With glowing recommendations like that, it's making me really impatient to do this cross.

Speaking of the pony, it's been hot and under saddle work has been regulated to outdoors, and during the evening. We've stuck to the polo field, working on sorting out a few things (namely changes) and some piaffe. This week is shaping up to be busy, work, riding, Stephen Bradley Clinic and a photo shoot with Michael Modecki. Oh yeah, we've been invited to help demo the Welsh breed at the International Equestrian Festival. Anyone know where I can find a shadbelly on the fly?

Moving on up to the east side

It has been a long week of planning, packing and moving in the ugliest of hot weather.

I finally had enough of spending a portion of my weekend traveling out to east of nowhere Kentucky to visit Sincere. It ate up a good portion of my gas and not to mention budget when I had to run out there for only an hours worth of time. Feasibly, it was alright for an in-between, but long-term, to make him a successful candidate for the sport, he needed to be closer to home.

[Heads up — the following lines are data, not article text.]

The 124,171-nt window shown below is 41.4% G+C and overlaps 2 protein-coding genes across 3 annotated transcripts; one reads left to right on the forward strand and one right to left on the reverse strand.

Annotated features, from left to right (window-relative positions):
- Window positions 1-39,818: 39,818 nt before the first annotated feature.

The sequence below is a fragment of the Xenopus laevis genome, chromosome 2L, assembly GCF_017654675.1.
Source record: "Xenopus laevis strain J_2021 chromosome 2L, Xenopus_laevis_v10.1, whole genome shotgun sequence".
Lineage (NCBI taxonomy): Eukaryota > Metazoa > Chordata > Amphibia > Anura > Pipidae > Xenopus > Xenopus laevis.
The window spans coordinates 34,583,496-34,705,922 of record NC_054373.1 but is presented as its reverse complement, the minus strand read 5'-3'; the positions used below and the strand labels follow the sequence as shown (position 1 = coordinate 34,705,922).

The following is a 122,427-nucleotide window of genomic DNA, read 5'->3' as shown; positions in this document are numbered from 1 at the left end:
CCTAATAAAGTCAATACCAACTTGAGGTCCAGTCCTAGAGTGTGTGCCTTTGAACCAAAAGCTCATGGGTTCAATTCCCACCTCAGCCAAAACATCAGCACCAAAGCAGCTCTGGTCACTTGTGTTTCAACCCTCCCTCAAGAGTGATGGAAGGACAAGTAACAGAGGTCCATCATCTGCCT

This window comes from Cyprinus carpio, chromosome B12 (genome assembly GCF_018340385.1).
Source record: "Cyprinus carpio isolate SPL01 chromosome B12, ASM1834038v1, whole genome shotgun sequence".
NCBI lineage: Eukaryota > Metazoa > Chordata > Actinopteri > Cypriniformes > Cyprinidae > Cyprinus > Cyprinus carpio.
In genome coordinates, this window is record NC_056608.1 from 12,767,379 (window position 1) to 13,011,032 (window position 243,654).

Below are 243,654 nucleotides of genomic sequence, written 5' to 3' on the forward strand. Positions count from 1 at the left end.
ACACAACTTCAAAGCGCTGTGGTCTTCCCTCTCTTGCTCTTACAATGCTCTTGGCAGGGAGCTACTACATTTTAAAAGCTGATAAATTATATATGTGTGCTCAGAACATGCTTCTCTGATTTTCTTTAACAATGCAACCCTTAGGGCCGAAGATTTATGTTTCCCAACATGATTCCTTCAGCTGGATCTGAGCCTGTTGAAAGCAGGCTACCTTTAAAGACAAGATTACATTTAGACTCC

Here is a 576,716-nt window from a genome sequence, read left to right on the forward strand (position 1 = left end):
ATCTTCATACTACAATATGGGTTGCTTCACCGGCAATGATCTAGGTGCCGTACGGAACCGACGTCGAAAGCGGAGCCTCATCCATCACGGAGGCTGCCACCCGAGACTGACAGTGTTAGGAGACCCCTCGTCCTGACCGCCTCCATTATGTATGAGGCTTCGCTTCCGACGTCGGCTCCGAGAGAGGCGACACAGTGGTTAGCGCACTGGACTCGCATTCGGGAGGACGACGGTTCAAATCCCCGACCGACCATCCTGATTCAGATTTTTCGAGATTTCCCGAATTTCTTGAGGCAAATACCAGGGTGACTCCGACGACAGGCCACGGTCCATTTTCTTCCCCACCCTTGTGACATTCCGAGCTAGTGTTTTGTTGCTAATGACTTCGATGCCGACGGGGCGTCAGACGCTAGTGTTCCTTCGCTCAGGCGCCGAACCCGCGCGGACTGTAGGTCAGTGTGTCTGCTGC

So we made arrangements to move, and we did so on Thursday.

I was a little worried about how he would have handled to the travel. The last time he shipped was with his mother, this time he would have to load himself (which we haven't done) and travel about 80 miles back near where Sinari is. The heat too played a huge factor, it was awful out and I wasn't looking forward to moving, let alone having a horse on the road in it.

Good news is that with a small bit of encouragement from behind he got on with very little issue, traveled the length of the 80 with very little fuss and stepped off into his new world. Ate and drank normally and was no worse for wear.